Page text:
to the right, with the view of charging the batteries form whose fire by troops suffered to severely. In pursuance of a suggestion from General Wilcox, I concerted with Brigadier-General featherston a plan of attack on these batteries. It was agreed that while General featherston turned the enemy's flank I should assail him in front. In the execution of this scheme very little difficulty was encountered, the enemy on our approach invariably abandoning his position almost without a struggle. Several of his detached pieces and caissons were captured, but generally he succeeded by a timely flight in escaping with his batteries. Indeed, with his expulsion form the wood where he first sought shelter the fighting with us ceased. Afterward it was a mere chase, in which the enemy exhibited such fleetness that we could inflict upon him only a trifling loss. The pursuit was vigorously pressed, nevertheless, until darkness arrested our farther progress. The brigade bivouacked on the advanced position won by our arms.
In the progress of the action I had the misfortune to be separated form my command by a circumstance to which I allude only in explanation of my absence. Returning from a search after two of my regiments, which in the confusion of the fight had become detached from the brigade, I advanced unconsciously beyond the enemy's line and was a while detained in my embarrassing position. Eventually, however, I was so fortunate as to effect my escape and rejoin my command.
Of the conduct of officers and men in this fight I have to speak in the most complimentary terms. The Fifth and Eighth Florida Regiments, though never under fire before, exhibited the cool and collected courage of veterans. Special mention of peculiar merit in individuals I reserve for another communication.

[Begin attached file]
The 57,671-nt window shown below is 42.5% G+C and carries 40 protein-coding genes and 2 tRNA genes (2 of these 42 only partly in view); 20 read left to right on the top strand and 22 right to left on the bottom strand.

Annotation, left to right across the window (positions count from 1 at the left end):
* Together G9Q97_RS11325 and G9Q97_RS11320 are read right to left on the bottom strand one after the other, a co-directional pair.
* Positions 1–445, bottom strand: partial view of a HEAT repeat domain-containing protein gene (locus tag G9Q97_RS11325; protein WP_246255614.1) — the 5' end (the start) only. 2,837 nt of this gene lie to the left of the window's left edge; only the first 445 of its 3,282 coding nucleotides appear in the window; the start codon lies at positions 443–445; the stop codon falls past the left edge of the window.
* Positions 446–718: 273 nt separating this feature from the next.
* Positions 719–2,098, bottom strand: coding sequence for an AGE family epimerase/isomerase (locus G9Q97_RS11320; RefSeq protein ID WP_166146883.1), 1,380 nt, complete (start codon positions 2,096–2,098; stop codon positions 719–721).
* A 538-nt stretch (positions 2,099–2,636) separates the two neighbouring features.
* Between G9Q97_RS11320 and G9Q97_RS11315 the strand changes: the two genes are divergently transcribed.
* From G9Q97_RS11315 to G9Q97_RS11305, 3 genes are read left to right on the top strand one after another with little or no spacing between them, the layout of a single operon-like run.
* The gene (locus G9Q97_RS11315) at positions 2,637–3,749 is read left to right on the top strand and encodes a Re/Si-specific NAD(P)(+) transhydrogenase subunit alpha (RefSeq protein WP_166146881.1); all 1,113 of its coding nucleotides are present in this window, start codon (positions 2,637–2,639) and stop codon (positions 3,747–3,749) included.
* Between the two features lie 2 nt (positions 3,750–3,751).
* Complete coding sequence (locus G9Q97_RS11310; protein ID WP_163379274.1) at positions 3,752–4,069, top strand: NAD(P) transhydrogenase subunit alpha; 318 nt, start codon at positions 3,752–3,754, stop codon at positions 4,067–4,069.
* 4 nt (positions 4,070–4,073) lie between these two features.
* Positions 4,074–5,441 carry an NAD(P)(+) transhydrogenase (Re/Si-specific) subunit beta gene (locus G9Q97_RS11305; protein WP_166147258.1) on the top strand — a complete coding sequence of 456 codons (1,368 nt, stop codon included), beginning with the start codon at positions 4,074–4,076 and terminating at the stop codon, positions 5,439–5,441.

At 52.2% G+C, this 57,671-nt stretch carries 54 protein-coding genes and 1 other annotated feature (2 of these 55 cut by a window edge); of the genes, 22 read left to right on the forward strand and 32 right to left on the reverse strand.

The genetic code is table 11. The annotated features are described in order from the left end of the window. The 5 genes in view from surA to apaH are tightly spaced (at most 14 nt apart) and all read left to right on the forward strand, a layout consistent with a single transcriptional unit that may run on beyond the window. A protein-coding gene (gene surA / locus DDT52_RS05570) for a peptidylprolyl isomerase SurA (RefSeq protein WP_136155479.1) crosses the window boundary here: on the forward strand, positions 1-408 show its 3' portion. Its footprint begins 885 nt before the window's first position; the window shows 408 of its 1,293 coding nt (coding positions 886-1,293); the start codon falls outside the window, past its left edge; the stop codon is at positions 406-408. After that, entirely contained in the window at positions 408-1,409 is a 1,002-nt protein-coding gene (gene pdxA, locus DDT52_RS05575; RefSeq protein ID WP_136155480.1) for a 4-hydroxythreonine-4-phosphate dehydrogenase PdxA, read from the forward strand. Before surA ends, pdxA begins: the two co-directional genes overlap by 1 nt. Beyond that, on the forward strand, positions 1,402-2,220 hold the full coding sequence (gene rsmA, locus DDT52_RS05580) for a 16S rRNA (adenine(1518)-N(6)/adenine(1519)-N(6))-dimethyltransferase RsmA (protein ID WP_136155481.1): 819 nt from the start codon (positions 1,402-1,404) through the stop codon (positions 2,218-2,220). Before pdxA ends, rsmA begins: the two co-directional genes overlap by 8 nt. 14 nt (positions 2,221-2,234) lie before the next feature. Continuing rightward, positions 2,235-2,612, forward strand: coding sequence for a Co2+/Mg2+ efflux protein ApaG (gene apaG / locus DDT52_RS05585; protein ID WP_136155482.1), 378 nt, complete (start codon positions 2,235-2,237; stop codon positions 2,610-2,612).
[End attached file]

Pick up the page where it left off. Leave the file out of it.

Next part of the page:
The loss of the brigade, as shown by the lies of casualties, was comparatively inconsiderable, not exceeding 150 in killed, wounded, and missing.* Among the killed, however, was my assistant adjutant-general, Captain Walker Wrenn, a young gentleman of the purest and most amiable character, of a genius developed and adorned by rare attainments in every department of polite learning, and of a courage which had serenely confronted death on more than one battle-field. He fell in the moment of victory and in the act of cheering on a charge.
Very respectfully, your obedient servant,
ROGER A. PRYOR,
Captain W. E. WINN,
No. 147. Report of Brigadier General Winfield S. Featherston, C. S. Army, commanding brigade, of the battle of Manassas.
RICHMOND, VA., September 25, 1862.
SIR: I submit the following report, showing the action of my brigade at the battle of Manassas Plains, fought on August 30 last:
At an early hour on the morning of the 30th my brigade was posted near a fence about half a mile west of the main road running to the village of Groveton, uniting with General Jackson's command on my left
* See pp.561,568.